- 22.Peters, A.H., Kubicek, S., Mechtler, K., O’sullivan, R.J., Derijck, A.A., Perez-Burgos, L., Kohlmaier, A., Opravil, S., Tachibana, M., Shinkai, Y., Martens, J.H. and Jenuwein, T. (2003) Partitioning and plasticity of repressive histone methylation states in mammalian chromatin. Mol. Cell. 12, 1577–1589.Google Scholar
- 23.Cocklin, R.R. and Wang, M. (2003) Identification of methylation and acetylation sites on mouse histone H3 using matrixassisted laser desorption/ionization time-of-flight and nanoelectrospray ionization tandem mass spectrometry. J. Protein. Chem. 22, 327–334.Google Scholar
- 24.Zhang, L., Eugeni, E.E., Parthun, M.R. and Freitas, M.A. (2003) Identification of novel histone post-translational modifications by peptide mass fingerprinting. Chromosoma 112, 77–86.Google Scholar
- 25.Garcia, B.A., Pesavento, J.J., Mizzen, C.A. and Kelleher, N.L. (2007) Pervasive combinatorial modification of histone H3 in human cells. Nat. Methods 4, 487–489.Google Scholar
- 26.Hazzalin, C.A. and Mahadevan, L.C. (2005) Dynamic acetylation of all lysine 4-methylated histone H3 in the mouse nucleus: analysis at c-fos and c-jun. PLoS Biol. 3, e393.Google Scholar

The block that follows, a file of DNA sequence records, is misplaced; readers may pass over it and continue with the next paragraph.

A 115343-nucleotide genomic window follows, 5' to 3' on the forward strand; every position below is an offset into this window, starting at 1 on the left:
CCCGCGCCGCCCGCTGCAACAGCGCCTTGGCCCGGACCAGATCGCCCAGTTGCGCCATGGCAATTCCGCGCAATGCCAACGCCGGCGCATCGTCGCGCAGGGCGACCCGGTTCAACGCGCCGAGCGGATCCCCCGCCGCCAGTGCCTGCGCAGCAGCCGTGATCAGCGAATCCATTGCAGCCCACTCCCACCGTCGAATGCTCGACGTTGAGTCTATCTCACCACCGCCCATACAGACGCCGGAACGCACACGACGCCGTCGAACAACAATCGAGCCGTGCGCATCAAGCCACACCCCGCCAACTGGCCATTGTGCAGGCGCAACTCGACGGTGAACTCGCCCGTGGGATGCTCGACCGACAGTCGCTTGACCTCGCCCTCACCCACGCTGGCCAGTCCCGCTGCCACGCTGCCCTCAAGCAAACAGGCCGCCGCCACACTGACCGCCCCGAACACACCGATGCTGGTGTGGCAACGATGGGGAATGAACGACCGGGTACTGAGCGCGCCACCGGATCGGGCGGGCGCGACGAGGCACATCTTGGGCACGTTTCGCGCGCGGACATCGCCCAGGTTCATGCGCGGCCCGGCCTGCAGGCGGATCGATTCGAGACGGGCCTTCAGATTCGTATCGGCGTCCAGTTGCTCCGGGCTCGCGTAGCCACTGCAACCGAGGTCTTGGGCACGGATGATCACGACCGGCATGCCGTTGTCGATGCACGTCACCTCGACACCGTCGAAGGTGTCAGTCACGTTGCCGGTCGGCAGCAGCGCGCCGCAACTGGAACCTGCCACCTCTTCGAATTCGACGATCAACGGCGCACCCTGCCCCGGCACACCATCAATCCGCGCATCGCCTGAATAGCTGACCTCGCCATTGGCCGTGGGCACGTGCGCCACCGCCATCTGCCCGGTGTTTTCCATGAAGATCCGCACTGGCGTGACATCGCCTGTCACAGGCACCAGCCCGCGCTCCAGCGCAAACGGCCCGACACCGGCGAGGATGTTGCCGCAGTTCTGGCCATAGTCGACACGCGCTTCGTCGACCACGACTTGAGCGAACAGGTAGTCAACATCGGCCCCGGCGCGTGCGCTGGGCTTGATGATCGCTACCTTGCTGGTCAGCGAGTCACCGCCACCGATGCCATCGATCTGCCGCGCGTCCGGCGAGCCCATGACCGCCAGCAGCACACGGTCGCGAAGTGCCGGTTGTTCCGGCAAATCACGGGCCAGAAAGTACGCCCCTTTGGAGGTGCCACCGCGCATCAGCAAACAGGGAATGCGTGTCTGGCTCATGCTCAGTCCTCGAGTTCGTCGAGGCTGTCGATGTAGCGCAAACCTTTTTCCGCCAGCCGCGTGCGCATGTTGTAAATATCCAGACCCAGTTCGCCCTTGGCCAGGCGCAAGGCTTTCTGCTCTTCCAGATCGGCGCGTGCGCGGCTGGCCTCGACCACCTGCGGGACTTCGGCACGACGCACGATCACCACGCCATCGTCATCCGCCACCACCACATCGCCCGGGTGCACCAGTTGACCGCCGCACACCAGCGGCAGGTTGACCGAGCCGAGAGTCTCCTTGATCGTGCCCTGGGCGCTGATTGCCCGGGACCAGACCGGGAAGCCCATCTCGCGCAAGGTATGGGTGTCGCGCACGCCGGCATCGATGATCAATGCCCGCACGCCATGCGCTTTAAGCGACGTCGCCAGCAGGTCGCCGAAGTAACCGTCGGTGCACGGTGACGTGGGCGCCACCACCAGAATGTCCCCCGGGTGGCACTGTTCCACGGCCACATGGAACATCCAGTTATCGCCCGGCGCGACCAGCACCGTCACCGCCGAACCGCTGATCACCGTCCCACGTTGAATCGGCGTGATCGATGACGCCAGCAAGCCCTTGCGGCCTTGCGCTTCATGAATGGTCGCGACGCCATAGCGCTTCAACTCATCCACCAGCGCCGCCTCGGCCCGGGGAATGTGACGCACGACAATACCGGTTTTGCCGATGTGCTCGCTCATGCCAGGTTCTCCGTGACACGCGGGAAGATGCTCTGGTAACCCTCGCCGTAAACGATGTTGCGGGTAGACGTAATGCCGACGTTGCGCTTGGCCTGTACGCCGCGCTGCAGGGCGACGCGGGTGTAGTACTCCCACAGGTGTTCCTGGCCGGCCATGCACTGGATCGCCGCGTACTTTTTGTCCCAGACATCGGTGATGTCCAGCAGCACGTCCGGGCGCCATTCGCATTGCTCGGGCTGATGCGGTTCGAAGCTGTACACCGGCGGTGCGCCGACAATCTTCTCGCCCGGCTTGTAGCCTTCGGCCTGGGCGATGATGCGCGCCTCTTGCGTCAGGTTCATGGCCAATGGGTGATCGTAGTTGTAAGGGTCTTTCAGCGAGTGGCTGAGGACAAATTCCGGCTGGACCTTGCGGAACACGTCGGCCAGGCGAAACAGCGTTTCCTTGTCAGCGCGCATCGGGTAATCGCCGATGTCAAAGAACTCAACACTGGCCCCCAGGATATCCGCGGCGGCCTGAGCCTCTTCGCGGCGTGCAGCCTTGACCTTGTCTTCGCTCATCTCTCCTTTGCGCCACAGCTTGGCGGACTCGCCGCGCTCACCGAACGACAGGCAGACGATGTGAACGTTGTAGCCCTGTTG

- 27.Strahl, B.D., Ohba, R., Cook, R.G. and Allis, C.D. (1999) Methylation of histone H3 at lysine 4 is highly conserved and correlates with transcriptionally active nuclei inTetrahymena. Proc. Natl. Acad. Sci. USA. 96, 14967–14972.Google Scholar
- 28.Liang, G., Lin, J.C., Wei, V., Yoo, C., Cheng, J.C., Nguyen, C.T., Weisenberger, D.J., Egger, G., Takai, D., Gonzales, F.A. and Jones, P.A. (2004) Distinct localization of histone H3 acetylation and H3-K4 methylation to the transcription start sites in the human genome. Proc. Natl. Acad. Sci. USA. 101, 7357–7362.Google Scholar
- 29.Nightingale, K.P., Gendreizig, S., White, D.A., Bradbury, C., Hollfelder, F. and Turner, B.M. (2007) Cross-talk between histone modifications in response to histone deacetylase inhibitors: MLL4 links histone H3 acetylation and histone H3K4 methylation. J. Biol. Chem. 282, 4408–4416.Google Scholar